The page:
If you sense signs such as excessive tiredness, drooping of face and problems while speaking (such as slurring of speech, etc.); it is quite likely that a stroke may be imminent. Stroke prevents supply of oxygen to your brain, and it can be a cause for numbness. You are advised to contact 911 as early as possible. Delay in attending to these serious signs can lead to severe damages to your muscles and nerves of your tongue, face, etc. If it is a stroke, you may also experience problems in moving your tongue.

But, how can you spot if these signs are linked to a stroke, as early as possible?

If it is a stroke, apart from numbness of tongue – you may also experience blurred eyesight, dizziness, inability to walk and difficulties in keeping yourself balanced. Never forget that delaying needful treatment even for a few minutes can be extremely dangerous; it can either lead to permanent impairment of your nerves or it may also turn fatal at times.

Multiple sclerosis is another condition wherein your tongue can turn numb. It is a condition in which your immune system works against your tissues and nerves; especially those in your spinal cord and brain. This medical condition often makes it tough for you to chew and swallow foods. The condition is also known to affect the deeper sides of your cheek and can cause injuries to your tongue. Unfortunately, multiple sclerosis is a chronic condition, and hence can persist for long. The flares of this condition may be avoided if you are under a proper treatment plan and are taking drugs without breaks. The other symptoms associated with multiple sclerosis are inability to pee or frequent urges to pee, drowsiness, weariness, problems while walking, blurring of eyesight, etc. If you encounter any of these signs, you are advised to seek medical help immediately.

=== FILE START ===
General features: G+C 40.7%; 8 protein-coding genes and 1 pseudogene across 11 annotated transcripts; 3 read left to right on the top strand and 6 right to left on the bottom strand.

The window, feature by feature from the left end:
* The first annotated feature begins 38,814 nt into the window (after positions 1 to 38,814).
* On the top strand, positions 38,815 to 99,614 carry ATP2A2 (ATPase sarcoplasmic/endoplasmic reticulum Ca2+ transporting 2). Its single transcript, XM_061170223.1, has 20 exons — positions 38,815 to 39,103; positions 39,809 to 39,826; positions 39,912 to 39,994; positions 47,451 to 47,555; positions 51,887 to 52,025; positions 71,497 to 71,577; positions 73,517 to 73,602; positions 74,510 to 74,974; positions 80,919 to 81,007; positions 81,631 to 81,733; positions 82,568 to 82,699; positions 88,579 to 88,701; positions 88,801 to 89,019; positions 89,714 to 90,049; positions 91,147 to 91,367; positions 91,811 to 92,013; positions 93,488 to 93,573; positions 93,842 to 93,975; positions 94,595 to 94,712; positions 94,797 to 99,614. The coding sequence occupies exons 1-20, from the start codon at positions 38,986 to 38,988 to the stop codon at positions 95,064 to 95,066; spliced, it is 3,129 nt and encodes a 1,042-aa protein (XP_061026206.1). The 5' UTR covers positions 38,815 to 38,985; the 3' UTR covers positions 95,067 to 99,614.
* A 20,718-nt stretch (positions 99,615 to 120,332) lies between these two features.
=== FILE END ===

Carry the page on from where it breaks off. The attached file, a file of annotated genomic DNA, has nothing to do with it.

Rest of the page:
Damages caused to nerves – owing to dental procedures – can also lead to numbness. This may occur when the dentist has disturbed a blood vessel or nerve; this may happen especially while administering an anesthetic drug. Piercing your tongue may also lead to numbness. Damages caused by such piercing are not permanent though. However, if numbness persists for long, you may need to take medical help as the earliest possible time.